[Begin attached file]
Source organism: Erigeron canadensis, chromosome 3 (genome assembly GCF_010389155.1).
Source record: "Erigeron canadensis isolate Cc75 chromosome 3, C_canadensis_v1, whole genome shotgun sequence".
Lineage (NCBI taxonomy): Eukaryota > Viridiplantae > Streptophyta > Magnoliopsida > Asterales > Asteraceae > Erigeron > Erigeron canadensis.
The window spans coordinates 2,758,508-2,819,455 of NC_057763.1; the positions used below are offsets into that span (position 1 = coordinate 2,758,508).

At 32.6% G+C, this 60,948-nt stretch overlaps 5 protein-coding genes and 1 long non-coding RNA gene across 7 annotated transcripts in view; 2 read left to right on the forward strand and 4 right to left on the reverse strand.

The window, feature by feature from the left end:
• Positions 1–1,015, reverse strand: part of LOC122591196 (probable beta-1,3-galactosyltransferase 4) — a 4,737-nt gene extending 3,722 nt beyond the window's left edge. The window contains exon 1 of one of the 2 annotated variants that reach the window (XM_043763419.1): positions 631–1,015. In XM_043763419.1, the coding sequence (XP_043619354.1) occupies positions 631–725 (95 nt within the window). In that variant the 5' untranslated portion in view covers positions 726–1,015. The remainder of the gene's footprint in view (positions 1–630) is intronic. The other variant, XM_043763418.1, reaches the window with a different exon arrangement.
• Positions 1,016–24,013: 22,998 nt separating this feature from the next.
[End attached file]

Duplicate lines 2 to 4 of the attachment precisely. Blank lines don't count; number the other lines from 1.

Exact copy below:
Source record: "Erigeron canadensis isolate Cc75 chromosome 3, C_canadensis_v1, whole genome shotgun sequence".
Lineage (NCBI taxonomy): Eukaryota > Viridiplantae > Streptophyta > Magnoliopsida > Asterales > Asteraceae > Erigeron > Erigeron canadensis.
The window spans coordinates 2,758,508-2,819,455 of NC_057763.1; the positions used below are offsets into that span (position 1 = coordinate 2,758,508).